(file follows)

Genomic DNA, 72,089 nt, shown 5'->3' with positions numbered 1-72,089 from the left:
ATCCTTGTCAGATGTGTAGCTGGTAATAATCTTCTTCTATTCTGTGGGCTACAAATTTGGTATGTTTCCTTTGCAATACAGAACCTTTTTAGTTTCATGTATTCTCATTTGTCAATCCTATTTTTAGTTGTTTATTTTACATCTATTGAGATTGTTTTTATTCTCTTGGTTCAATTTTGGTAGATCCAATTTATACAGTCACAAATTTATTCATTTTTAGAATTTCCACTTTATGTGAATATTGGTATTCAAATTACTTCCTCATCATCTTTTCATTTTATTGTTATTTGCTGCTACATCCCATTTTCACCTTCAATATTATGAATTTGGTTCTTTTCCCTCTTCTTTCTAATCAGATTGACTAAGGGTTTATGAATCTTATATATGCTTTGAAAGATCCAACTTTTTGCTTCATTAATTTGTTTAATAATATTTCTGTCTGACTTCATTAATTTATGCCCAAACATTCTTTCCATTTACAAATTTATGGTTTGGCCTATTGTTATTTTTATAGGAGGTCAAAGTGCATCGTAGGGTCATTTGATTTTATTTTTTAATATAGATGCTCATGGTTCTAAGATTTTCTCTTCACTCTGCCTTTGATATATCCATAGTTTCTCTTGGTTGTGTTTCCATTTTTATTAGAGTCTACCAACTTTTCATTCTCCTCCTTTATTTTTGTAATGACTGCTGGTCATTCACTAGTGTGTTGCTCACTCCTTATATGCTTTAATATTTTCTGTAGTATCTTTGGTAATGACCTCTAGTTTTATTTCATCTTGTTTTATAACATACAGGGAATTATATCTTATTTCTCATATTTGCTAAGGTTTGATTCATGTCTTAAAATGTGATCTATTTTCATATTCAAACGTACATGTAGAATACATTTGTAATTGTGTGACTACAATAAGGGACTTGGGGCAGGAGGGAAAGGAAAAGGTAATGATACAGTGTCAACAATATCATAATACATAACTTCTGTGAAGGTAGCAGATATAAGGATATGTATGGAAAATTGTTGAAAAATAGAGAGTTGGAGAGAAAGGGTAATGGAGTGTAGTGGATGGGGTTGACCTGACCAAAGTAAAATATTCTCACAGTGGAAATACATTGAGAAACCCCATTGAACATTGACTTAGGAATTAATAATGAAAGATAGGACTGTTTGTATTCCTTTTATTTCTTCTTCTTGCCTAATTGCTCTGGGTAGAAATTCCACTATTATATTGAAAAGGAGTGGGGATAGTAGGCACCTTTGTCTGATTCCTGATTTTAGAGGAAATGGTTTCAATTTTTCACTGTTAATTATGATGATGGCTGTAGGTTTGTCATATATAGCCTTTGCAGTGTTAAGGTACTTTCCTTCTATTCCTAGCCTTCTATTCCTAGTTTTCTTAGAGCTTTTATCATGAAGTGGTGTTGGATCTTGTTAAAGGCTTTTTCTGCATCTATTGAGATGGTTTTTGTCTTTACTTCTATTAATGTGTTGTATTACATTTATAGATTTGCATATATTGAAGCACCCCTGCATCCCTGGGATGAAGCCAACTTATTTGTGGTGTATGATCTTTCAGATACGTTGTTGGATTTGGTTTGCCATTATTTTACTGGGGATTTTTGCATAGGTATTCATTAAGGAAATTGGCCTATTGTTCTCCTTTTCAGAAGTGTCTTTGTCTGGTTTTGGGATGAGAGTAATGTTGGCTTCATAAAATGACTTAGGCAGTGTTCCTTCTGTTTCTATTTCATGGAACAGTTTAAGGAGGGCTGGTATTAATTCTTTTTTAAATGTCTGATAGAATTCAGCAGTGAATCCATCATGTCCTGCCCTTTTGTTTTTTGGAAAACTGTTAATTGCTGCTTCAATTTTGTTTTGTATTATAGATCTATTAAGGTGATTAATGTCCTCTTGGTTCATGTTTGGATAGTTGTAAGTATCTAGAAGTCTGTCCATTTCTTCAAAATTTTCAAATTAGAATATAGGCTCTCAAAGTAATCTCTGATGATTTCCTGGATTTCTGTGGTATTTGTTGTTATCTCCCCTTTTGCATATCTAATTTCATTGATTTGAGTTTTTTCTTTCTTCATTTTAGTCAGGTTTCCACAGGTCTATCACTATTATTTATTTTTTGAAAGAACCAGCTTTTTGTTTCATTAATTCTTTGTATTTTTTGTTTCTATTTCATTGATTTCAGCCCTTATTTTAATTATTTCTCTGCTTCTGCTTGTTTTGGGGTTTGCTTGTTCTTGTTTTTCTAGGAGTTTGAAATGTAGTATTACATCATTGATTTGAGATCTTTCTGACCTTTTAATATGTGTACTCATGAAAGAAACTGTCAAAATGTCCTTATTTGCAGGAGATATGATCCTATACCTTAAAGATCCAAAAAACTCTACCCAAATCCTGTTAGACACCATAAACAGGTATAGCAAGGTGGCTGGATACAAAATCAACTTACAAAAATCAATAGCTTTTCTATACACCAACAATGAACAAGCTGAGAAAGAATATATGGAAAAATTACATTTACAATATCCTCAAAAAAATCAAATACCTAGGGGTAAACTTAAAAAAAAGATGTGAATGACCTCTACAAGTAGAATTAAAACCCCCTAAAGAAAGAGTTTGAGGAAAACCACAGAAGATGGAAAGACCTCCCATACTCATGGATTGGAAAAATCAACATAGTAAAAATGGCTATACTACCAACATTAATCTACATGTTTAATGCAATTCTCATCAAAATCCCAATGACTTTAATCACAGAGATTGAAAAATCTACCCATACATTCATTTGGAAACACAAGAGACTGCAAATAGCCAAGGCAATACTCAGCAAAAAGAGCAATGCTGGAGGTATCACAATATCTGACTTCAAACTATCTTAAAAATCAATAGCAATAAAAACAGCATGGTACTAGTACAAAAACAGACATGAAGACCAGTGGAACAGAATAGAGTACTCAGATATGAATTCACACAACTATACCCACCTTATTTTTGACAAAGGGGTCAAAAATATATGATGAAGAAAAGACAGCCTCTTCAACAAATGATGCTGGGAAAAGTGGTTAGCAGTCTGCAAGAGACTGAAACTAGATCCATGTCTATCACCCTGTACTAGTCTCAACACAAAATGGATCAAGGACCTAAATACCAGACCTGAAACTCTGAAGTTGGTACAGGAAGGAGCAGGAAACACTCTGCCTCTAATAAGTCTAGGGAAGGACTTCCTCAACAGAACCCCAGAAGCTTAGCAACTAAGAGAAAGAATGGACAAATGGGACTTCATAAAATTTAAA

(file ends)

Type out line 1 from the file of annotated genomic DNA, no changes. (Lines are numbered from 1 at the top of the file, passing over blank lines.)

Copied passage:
Genomic DNA, 72,089 nt, shown 5'->3' with positions numbered 1-72,089 from the left: